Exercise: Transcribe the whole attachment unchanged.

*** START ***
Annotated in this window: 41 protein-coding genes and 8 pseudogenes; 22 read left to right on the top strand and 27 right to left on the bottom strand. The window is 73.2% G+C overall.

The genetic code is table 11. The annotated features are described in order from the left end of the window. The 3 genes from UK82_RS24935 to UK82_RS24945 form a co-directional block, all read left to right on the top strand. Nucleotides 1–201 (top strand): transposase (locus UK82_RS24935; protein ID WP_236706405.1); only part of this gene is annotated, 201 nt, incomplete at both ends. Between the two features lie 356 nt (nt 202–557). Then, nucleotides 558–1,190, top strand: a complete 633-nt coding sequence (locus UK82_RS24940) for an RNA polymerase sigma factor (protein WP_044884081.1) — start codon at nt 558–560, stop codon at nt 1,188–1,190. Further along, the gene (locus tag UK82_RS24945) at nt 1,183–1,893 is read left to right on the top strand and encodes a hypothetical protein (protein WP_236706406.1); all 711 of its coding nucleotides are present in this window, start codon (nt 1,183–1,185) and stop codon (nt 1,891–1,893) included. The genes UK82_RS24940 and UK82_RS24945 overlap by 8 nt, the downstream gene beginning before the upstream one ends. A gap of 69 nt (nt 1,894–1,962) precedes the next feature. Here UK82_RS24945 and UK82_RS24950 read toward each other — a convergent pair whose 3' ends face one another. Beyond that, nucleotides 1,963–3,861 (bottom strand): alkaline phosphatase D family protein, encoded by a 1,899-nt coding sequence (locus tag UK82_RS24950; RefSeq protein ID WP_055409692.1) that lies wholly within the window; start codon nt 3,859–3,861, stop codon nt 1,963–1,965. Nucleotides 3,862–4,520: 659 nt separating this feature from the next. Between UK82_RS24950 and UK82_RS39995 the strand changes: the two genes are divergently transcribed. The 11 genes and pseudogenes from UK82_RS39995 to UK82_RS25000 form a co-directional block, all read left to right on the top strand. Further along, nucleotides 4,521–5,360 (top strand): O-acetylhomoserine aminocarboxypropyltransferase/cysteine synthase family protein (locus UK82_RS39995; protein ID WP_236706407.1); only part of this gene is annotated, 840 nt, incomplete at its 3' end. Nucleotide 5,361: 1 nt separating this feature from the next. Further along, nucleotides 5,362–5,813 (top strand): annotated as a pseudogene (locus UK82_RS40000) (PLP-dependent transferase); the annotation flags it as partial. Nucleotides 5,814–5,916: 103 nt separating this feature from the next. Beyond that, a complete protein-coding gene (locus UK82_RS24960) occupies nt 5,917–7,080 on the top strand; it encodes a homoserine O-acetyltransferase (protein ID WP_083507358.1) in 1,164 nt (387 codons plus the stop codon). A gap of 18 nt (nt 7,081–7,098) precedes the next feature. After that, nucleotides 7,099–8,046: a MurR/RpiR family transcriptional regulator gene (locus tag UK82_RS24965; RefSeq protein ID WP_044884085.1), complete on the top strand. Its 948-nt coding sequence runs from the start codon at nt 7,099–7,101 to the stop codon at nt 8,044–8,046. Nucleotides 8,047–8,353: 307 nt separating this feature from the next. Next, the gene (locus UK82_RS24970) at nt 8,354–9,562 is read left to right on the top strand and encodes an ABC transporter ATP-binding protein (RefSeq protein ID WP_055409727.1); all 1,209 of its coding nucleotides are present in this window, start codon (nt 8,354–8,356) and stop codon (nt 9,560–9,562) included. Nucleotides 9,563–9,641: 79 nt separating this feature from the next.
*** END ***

Annotated in this window: 41 protein-coding genes and 8 pseudogenes; 22 read left to right on the top strand and 27 right to left on the bottom strand. The window is 73.2% G+C overall.

The genetic code is table 11. The annotated features are described in order from the left end of the window. The 3 genes from UK82_RS24935 to UK82_RS24945 form a co-directional block, all read left to right on the top strand. Nucleotides 1–201 (top strand): transposase (locus UK82_RS24935; protein ID WP_236706405.1); only part of this gene is annotated, 201 nt, incomplete at both ends. Between the two features lie 356 nt (nt 202–557). Then, nucleotides 558–1,190, top strand: a complete 633-nt coding sequence (locus UK82_RS24940) for an RNA polymerase sigma factor (protein WP_044884081.1) — start codon at nt 558–560, stop codon at nt 1,188–1,190. Further along, the gene (locus tag UK82_RS24945) at nt 1,183–1,893 is read left to right on the top strand and encodes a hypothetical protein (protein WP_236706406.1); all 711 of its coding nucleotides are present in this window, start codon (nt 1,183–1,185) and stop codon (nt 1,891–1,893) included. The genes UK82_RS24940 and UK82_RS24945 overlap by 8 nt, the downstream gene beginning before the upstream one ends. A gap of 69 nt (nt 1,894–1,962) precedes the next feature. Here UK82_RS24945 and UK82_RS24950 read toward each other — a convergent pair whose 3' ends face one another. Beyond that, nucleotides 1,963–3,861 (bottom strand): alkaline phosphatase D family protein, encoded by a 1,899-nt coding sequence (locus tag UK82_RS24950; RefSeq protein ID WP_055409692.1) that lies wholly within the window; start codon nt 3,859–3,861, stop codon nt 1,963–1,965. Nucleotides 3,862–4,520: 659 nt separating this feature from the next. Between UK82_RS24950 and UK82_RS39995 the strand changes: the two genes are divergently transcribed. The 11 genes and pseudogenes from UK82_RS39995 to UK82_RS25000 form a co-directional block, all read left to right on the top strand. Further along, nucleotides 4,521–5,360 (top strand): O-acetylhomoserine aminocarboxypropyltransferase/cysteine synthase family protein (locus UK82_RS39995; protein ID WP_236706407.1); only part of this gene is annotated, 840 nt, incomplete at its 3' end. Nucleotide 5,361: 1 nt separating this feature from the next. Further along, nucleotides 5,362–5,813 (top strand): annotated as a pseudogene (locus UK82_RS40000) (PLP-dependent transferase); the annotation flags it as partial. Nucleotides 5,814–5,916: 103 nt separating this feature from the next. Beyond that, a complete protein-coding gene (locus UK82_RS24960) occupies nt 5,917–7,080 on the top strand; it encodes a homoserine O-acetyltransferase (protein ID WP_083507358.1) in 1,164 nt (387 codons plus the stop codon). A gap of 18 nt (nt 7,081–7,098) precedes the next feature. After that, nucleotides 7,099–8,046: a MurR/RpiR family transcriptional regulator gene (locus tag UK82_RS24965; RefSeq protein ID WP_044884085.1), complete on the top strand. Its 948-nt coding sequence runs from the start codon at nt 7,099–7,101 to the stop codon at nt 8,044–8,046. Nucleotides 8,047–8,353: 307 nt separating this feature from the next. Next, the gene (locus UK82_RS24970) at nt 8,354–9,562 is read left to right on the top strand and encodes an ABC transporter ATP-binding protein (RefSeq protein ID WP_055409727.1); all 1,209 of its coding nucleotides are present in this window, start codon (nt 8,354–8,356) and stop codon (nt 9,560–9,562) included. Nucleotides 9,563–9,641: 79 nt separating this feature from the next.